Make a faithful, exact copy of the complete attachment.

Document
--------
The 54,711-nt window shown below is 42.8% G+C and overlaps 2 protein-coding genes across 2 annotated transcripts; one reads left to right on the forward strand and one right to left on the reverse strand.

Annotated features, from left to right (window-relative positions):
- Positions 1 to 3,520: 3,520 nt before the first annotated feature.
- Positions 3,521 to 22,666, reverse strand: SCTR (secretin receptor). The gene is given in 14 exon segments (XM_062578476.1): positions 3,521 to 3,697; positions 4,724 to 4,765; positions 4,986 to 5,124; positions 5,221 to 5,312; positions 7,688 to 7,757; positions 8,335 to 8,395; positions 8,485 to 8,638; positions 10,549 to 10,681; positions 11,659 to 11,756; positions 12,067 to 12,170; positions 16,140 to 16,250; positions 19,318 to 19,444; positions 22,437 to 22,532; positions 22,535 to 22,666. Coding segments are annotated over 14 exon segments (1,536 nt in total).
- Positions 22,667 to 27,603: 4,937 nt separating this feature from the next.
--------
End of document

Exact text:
The 54,711-nt window shown below is 42.8% G+C and overlaps 2 protein-coding genes across 2 annotated transcripts; one reads left to right on the forward strand and one right to left on the reverse strand.

Annotated features, from left to right (window-relative positions):
- Positions 1 to 3,520: 3,520 nt before the first annotated feature.
- Positions 3,521 to 22,666, reverse strand: SCTR (secretin receptor). The gene is given in 14 exon segments (XM_062578476.1): positions 3,521 to 3,697; positions 4,724 to 4,765; positions 4,986 to 5,124; positions 5,221 to 5,312; positions 7,688 to 7,757; positions 8,335 to 8,395; positions 8,485 to 8,638; positions 10,549 to 10,681; positions 11,659 to 11,756; positions 12,067 to 12,170; positions 16,140 to 16,250; positions 19,318 to 19,444; positions 22,437 to 22,532; positions 22,535 to 22,666. Coding segments are annotated over 14 exon segments (1,536 nt in total).
- Positions 22,667 to 27,603: 4,937 nt separating this feature from the next.